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Fannie Mae reveals what’s happening with housing sentiment

Patrick Stoy, owner-broker of Wilmington-based, MC Mortgage Group, was asked whether the survey’s findings reflected his own experience with customers.

He said he felt some clients were taking on too much debt, given their financial constraints. Speaking to MPA, he said: “I’ve had people in my office that went and got under contract for properties and they’re obligating themselves to a $250,000 loan, even though the payment’s cheaper than what they’re paying in rent.

“It’s still a lot of a lot of debt to obligate themselves to, based on their current income being a single income household. It’s really almost impossible to buy a property these days, unless you’ve got multiple sources of income coming into a house.”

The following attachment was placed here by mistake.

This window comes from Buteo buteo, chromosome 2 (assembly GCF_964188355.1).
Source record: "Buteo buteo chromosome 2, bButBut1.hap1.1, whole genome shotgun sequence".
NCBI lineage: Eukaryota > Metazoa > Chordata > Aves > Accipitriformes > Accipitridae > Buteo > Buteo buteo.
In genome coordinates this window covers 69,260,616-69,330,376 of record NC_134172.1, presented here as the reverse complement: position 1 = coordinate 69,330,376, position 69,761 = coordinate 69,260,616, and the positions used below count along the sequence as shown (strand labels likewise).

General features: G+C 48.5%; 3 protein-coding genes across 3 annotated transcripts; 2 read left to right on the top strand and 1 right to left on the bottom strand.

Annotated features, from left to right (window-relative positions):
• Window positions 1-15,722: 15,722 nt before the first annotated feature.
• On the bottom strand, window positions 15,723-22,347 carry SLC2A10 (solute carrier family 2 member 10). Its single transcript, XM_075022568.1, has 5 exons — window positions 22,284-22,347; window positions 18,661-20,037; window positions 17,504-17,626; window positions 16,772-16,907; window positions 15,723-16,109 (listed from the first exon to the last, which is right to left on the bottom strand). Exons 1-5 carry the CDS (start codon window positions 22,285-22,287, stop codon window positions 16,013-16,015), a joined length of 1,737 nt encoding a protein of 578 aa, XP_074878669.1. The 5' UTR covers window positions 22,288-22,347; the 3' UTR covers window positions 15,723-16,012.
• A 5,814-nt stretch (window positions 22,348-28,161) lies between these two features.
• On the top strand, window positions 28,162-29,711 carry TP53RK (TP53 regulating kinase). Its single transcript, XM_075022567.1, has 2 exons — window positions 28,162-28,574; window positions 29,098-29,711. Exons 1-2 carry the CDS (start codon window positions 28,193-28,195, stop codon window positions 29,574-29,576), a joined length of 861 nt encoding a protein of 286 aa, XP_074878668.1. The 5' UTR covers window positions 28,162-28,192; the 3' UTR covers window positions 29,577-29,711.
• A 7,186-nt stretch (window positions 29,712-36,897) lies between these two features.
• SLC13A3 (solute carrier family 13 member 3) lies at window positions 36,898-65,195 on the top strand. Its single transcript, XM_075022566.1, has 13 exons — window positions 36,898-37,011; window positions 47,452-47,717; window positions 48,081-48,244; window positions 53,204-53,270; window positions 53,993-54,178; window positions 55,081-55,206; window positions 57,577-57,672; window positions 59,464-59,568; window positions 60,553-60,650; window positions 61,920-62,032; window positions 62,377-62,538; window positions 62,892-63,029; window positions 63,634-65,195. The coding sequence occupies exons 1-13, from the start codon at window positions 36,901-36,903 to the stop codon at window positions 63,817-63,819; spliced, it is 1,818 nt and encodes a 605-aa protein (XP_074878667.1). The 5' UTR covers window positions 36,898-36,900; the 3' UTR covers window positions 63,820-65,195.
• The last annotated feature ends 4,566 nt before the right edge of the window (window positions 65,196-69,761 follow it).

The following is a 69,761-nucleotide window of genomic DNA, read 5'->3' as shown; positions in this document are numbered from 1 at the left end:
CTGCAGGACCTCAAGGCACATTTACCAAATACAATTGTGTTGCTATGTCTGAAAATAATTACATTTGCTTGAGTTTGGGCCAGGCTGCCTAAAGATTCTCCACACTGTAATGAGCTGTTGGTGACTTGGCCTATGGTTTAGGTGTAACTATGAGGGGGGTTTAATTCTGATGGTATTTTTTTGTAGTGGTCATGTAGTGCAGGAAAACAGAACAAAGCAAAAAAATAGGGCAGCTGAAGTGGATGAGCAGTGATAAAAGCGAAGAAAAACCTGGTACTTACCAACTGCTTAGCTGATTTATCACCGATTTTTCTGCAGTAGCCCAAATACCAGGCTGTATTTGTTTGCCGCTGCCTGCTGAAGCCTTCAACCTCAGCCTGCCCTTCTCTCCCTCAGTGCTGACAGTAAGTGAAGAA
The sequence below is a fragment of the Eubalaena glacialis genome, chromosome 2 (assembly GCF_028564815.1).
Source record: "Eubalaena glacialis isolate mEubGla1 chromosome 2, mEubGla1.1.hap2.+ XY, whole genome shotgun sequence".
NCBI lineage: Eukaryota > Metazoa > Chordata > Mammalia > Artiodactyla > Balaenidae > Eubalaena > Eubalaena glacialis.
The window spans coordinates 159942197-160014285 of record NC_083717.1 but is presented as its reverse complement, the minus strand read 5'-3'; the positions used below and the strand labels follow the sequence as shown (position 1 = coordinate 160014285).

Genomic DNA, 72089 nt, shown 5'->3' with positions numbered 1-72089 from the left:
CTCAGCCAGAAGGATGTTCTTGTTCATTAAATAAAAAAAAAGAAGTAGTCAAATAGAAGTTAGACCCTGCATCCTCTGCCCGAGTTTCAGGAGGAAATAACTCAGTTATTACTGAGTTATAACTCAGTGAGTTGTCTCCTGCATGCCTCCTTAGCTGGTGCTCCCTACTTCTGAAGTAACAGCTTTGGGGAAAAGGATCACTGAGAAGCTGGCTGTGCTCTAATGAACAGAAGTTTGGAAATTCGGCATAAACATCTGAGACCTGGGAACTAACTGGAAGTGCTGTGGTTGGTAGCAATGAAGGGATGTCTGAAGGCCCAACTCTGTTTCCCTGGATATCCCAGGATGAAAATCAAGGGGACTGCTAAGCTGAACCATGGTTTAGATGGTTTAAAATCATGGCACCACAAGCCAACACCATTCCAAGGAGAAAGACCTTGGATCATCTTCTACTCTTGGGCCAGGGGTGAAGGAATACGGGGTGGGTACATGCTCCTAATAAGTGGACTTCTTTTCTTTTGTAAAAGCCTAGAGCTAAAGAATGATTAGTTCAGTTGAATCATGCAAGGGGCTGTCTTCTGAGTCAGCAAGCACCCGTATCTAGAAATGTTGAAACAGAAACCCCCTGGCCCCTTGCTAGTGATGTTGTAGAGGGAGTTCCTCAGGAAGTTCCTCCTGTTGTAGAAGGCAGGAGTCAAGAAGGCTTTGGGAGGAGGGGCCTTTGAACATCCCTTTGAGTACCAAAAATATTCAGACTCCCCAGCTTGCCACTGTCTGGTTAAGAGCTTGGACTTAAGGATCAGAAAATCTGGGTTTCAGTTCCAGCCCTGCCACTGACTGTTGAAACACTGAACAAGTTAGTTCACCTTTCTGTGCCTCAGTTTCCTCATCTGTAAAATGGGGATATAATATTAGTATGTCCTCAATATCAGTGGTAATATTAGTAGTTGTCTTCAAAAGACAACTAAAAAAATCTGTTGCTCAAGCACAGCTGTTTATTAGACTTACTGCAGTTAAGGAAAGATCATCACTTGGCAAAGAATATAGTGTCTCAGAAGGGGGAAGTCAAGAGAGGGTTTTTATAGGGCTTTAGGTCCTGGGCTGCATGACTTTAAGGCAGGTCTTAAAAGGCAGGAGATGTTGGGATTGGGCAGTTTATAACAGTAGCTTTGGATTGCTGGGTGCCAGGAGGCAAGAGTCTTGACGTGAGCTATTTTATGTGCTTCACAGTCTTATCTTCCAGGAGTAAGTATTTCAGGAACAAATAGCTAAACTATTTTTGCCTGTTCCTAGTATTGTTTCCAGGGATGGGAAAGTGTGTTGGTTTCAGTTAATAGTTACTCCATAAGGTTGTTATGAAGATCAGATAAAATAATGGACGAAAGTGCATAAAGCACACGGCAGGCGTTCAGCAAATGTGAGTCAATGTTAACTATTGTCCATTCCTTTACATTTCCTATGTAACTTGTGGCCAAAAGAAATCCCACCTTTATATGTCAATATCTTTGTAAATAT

Fannie Mae’s latest survey results also confirm the views of Dr. Robert Dietz, chief economist and senior vice president for economics and housing policy for the National Association of Home Builders (NAHB), who recently warned that a tightening monetary policy and higher interest rates would take a toll on housing affordability and price out younger families from the market.

“At the turn of the millennium, it was about 10% of young adults aged 25 to 34 who lived with their parents. Today that rate is higher than 20% and has doubled in the last two decades,” he told MPA, suggesting a lack of housing inventory as one of the reasons.

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